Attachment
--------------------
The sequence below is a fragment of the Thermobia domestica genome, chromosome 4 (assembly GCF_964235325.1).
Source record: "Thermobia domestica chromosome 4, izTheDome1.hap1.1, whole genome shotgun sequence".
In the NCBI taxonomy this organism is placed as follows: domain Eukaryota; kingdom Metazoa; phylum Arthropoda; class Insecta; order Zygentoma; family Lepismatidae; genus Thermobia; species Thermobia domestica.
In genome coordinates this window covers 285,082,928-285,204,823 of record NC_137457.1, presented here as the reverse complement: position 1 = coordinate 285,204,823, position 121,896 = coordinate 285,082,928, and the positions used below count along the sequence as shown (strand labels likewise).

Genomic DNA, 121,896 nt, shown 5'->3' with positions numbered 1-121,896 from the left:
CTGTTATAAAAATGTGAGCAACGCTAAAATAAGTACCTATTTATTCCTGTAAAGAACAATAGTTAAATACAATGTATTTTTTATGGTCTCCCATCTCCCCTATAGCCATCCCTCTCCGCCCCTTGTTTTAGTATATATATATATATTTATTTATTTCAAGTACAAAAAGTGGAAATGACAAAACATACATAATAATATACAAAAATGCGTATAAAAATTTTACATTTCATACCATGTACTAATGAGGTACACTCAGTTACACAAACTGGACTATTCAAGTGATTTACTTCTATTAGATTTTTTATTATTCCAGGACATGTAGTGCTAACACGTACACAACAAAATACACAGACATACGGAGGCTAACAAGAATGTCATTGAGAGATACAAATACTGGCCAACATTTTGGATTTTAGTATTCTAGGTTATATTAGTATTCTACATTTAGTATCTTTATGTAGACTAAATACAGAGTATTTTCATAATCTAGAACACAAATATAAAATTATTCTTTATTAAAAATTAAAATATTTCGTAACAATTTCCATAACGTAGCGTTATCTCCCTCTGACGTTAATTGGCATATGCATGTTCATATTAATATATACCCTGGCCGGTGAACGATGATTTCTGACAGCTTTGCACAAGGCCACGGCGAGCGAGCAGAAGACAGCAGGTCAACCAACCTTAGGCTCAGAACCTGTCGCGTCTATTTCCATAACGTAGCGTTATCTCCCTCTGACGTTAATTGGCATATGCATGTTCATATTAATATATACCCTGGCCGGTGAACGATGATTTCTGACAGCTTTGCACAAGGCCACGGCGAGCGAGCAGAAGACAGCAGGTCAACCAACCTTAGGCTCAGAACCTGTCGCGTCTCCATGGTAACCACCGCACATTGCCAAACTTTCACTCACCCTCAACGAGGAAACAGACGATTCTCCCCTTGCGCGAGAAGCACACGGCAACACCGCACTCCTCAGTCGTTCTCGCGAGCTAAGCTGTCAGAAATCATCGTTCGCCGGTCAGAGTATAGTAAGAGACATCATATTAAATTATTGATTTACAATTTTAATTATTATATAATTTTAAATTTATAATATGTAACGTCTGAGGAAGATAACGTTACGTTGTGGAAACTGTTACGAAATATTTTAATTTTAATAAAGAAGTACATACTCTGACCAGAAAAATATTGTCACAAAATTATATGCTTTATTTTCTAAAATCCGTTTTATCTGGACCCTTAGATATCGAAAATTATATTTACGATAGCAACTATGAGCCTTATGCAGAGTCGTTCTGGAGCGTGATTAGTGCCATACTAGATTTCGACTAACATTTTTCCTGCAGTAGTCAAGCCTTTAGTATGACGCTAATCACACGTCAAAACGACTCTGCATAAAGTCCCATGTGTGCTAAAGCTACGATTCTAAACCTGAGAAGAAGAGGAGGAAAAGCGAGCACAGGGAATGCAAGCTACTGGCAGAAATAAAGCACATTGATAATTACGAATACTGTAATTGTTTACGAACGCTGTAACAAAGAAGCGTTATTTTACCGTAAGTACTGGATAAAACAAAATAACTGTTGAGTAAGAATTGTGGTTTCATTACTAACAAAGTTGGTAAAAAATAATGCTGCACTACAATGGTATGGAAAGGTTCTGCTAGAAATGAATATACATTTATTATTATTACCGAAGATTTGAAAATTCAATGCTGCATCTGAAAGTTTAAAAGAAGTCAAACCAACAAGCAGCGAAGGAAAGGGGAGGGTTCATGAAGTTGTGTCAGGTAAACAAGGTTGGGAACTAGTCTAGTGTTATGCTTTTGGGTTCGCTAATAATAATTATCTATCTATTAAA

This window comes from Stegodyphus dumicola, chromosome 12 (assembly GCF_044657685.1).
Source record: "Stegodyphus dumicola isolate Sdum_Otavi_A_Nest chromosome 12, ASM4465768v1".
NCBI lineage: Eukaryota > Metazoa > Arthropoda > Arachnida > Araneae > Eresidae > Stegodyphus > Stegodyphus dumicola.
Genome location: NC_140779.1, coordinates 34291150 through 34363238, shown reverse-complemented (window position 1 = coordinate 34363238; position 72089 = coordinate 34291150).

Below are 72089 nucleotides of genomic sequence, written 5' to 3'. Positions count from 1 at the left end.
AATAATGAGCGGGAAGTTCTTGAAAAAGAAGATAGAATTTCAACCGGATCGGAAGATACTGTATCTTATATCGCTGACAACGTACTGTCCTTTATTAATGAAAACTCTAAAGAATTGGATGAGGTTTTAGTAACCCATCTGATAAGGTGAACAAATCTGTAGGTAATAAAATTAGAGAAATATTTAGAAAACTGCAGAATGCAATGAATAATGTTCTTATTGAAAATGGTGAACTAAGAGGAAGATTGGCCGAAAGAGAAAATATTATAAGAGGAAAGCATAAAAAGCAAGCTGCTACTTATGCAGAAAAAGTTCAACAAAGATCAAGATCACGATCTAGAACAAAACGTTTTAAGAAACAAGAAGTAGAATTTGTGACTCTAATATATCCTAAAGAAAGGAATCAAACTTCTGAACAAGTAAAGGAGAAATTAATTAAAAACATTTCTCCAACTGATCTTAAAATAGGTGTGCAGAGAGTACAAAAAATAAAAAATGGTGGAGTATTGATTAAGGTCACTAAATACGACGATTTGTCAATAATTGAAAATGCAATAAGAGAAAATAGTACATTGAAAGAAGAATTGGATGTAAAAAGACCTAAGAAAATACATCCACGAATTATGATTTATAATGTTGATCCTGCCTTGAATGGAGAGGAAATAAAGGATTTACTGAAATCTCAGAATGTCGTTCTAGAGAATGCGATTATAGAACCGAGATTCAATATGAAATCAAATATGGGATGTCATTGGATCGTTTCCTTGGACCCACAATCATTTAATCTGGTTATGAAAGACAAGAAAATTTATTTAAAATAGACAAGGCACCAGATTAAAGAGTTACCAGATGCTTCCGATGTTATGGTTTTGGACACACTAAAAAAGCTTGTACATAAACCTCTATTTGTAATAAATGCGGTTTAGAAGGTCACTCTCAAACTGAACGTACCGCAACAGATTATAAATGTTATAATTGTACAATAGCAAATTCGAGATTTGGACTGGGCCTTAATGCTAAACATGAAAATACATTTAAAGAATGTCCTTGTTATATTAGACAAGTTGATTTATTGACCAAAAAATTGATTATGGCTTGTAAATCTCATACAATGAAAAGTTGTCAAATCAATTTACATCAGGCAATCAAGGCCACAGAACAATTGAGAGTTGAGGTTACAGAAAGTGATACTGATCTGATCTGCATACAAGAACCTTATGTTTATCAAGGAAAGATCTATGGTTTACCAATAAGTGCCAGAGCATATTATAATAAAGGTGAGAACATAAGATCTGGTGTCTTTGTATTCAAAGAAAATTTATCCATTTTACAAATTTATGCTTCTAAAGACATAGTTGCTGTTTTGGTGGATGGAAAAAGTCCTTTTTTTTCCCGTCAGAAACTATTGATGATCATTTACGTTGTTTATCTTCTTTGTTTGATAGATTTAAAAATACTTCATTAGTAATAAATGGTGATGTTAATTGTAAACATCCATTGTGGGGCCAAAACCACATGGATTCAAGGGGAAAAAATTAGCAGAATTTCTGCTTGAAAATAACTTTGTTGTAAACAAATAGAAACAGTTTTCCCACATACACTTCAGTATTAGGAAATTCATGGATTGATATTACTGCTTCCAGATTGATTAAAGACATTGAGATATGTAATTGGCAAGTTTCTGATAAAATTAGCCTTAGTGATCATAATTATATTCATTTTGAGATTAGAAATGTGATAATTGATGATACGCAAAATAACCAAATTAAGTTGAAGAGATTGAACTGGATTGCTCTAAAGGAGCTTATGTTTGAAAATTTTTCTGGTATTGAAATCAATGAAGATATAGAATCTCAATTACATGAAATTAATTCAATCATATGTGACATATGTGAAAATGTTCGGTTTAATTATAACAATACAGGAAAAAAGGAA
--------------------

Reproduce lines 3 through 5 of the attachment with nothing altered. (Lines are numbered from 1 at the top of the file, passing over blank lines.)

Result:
In the NCBI taxonomy this organism is placed as follows: domain Eukaryota; kingdom Metazoa; phylum Arthropoda; class Insecta; order Zygentoma; family Lepismatidae; genus Thermobia; species Thermobia domestica.
In genome coordinates this window covers 285,082,928-285,204,823 of record NC_137457.1, presented here as the reverse complement: position 1 = coordinate 285,204,823, position 121,896 = coordinate 285,082,928, and the positions used below count along the sequence as shown (strand labels likewise).

Genomic DNA, 121,896 nt, shown 5'->3' with positions numbered 1-121,896 from the left: